I get emails all of the time from companies selling gluten-free products. I usually forward them to my sister who is researching gluten-free food because one of her daughters is highly sensitive to gluten. My 14-year old niece tested negative for celiac, but once my sister put her on a gluten-free diet, my niece’s body responded immediately. All of her symptoms cleared up. That’s the good news.
The confusing news comes from the US Food and Drug Administration definition and guidelines and definition for the term “gluten-free.” To label food “gluten-free,” a food must contain less than 20 parts per million of gluten. The rule also requires foods with the claims “no gluten,” “free of gluten,” and “without gluten” to meet the definition for “gluten-free.”
I realize there are varying degrees of sensitivity to gluten just like there are varying degrees of sensitivity to nuts, shellfish, and eggs. It seems gluten-free should be just that—without gluten. None. Zero. Nada.
I’m sure many of you are still on the learning curve of gluten-free. My sister had taken celiac courses, read zillions of internet sites, and spent hundreds of dollars experimenting with food packaged as gluten-free.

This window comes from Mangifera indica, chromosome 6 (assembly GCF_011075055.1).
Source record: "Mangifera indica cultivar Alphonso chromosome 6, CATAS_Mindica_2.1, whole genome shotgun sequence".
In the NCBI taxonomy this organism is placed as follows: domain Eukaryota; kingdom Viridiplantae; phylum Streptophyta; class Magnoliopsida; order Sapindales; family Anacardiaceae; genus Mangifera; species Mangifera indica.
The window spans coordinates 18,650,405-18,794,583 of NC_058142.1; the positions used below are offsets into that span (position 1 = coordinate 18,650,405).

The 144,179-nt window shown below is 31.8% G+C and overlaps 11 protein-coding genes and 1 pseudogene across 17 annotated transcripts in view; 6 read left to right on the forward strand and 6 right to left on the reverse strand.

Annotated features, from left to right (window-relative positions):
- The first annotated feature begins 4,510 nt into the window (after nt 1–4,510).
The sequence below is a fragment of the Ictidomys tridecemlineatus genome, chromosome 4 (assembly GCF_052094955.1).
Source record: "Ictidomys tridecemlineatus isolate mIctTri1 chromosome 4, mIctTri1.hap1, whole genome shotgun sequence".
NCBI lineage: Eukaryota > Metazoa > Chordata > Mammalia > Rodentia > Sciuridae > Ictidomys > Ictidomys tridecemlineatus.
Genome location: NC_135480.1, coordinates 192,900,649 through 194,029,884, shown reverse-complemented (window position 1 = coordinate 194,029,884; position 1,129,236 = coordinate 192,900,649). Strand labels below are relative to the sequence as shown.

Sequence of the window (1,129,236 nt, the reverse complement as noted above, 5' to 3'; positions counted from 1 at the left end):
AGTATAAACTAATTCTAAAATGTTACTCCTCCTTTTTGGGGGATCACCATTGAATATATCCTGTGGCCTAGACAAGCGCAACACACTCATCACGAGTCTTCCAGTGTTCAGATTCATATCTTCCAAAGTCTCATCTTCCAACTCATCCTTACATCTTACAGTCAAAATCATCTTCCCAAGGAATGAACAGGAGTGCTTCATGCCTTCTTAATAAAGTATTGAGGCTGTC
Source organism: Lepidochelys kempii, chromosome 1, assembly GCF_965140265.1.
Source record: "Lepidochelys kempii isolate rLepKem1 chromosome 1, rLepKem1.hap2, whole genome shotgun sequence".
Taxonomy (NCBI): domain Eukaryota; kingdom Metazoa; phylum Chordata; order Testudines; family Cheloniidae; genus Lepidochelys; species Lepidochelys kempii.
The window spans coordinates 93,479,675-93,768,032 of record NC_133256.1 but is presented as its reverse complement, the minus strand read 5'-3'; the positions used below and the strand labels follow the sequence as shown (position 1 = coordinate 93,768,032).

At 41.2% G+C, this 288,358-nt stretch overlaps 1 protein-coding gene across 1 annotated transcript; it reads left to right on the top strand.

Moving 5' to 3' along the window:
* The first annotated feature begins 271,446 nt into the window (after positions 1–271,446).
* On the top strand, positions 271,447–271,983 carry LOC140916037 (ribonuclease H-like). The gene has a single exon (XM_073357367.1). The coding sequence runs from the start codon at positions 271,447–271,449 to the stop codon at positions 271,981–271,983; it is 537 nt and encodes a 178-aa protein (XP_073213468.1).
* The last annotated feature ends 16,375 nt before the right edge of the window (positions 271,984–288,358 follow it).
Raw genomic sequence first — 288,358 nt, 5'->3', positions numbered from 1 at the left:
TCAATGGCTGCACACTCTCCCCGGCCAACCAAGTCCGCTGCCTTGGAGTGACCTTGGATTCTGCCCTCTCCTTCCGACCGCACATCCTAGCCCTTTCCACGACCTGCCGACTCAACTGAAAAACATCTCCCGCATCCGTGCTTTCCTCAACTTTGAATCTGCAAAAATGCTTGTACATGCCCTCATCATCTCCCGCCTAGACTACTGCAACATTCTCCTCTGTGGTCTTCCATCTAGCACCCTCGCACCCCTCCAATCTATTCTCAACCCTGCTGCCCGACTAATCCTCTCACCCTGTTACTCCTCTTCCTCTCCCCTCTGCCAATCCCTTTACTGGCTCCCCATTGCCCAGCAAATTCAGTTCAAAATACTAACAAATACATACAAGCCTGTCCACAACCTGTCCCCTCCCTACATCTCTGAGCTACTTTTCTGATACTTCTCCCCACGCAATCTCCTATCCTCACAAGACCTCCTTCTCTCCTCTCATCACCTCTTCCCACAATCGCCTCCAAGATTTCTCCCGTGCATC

She told me a story about a woman she met who gets “glutenized” easily. She kissed her husband who had just consumed a beer and her body went into meltdown.
Products are one aspect of this problem, but what about restaurants that offer gluten-free food? To be truly gluten-free, I would think a kitchen would have to use different equipment to avoid cross-contamination. Many people have advised my sister to cook at home if she wants absolute control. But my niece is 14! She loves to hang at other people’s houses. But even a backyard barbecue with meat and fresh vegetables poses a problem if the host has marinated the meat in soy sauce or another condiment with gluten.
If you are experiencing some of these issues, I’d love to hear from you.